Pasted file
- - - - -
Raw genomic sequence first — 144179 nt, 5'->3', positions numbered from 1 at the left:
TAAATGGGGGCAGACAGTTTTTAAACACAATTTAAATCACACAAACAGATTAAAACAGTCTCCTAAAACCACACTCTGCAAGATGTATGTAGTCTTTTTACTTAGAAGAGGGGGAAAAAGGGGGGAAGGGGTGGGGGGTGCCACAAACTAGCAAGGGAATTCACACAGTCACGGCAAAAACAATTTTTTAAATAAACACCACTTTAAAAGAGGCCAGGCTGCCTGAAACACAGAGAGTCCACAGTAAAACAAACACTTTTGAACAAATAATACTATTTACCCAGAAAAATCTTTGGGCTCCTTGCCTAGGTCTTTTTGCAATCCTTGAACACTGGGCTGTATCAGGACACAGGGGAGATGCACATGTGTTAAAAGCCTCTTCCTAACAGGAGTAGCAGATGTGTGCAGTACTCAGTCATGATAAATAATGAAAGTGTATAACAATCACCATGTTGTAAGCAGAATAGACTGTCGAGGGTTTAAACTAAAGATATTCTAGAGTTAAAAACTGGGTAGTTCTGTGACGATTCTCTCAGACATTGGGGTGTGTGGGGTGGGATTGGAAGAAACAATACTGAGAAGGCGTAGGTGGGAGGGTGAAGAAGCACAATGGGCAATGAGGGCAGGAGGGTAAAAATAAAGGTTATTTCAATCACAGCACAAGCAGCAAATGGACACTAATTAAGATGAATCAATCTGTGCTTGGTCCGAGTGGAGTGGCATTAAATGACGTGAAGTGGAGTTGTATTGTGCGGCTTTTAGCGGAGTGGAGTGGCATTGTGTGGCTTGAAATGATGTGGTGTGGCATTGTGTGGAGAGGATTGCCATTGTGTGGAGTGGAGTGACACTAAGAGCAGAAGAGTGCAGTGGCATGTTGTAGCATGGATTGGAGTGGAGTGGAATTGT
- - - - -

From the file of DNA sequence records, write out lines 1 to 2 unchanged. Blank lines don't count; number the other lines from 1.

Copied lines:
Raw genomic sequence first — 144179 nt, 5'->3', positions numbered from 1 at the left:
TAAATGGGGGCAGACAGTTTTTAAACACAATTTAAATCACACAAACAGATTAAAACAGTCTCCTAAAACCACACTCTGCAAGATGTATGTAGTCTTTTTACTTAGAAGAGGGGGAAAAAGGGGGGAAGGGGTGGGGGGTGCCACAAACTAGCAAGGGAATTCACACAGTCACGGCAAAAACAATTTTTTAAATAAACACCACTTTAAAAGAGGCCAGGCTGCCTGAAACACAGAGAGTCCACAGTAAAACAAACACTTTTGAACAAATAATACTATTTACCCAGAAAAATCTTTGGGCTCCTTGCCTAGGTCTTTTTGCAATCCTTGAACACTGGGCTGTATCAGGACACAGGGGAGATGCACATGTGTTAAAAGCCTCTTCCTAACAGGAGTAGCAGATGTGTGCAGTACTCAGTCATGATAAATAATGAAAGTGTATAACAATCACCATGTTGTAAGCAGAATAGACTGTCGAGGGTTTAAACTAAAGATATTCTAGAGTTAAAAACTGGGTAGTTCTGTGACGATTCTCTCAGACATTGGGGTGTGTGGGGTGGGATTGGAAGAAACAATACTGAGAAGGCGTAGGTGGGAGGGTGAAGAAGCACAATGGGCAATGAGGGCAGGAGGGTAAAAATAAAGGTTATTTCAATCACAGCACAAGCAGCAAATGGACACTAATTAAGATGAATCAATCTGTGCTTGGTCCGAGTGGAGTGGCATTAAATGACGTGAAGTGGAGTTGTATTGTGCGGCTTTTAGCGGAGTGGAGTGGCATTGTGTGGCTTGAAATGATGTGGTGTGGCATTGTGTGGAGAGGATTGCCATTGTGTGGAGTGGAGTGACACTAAGAGCAGAAGAGTGCAGTGGCATGTTGTAGCATGGATTGGAGTGGAGTGGAATTGT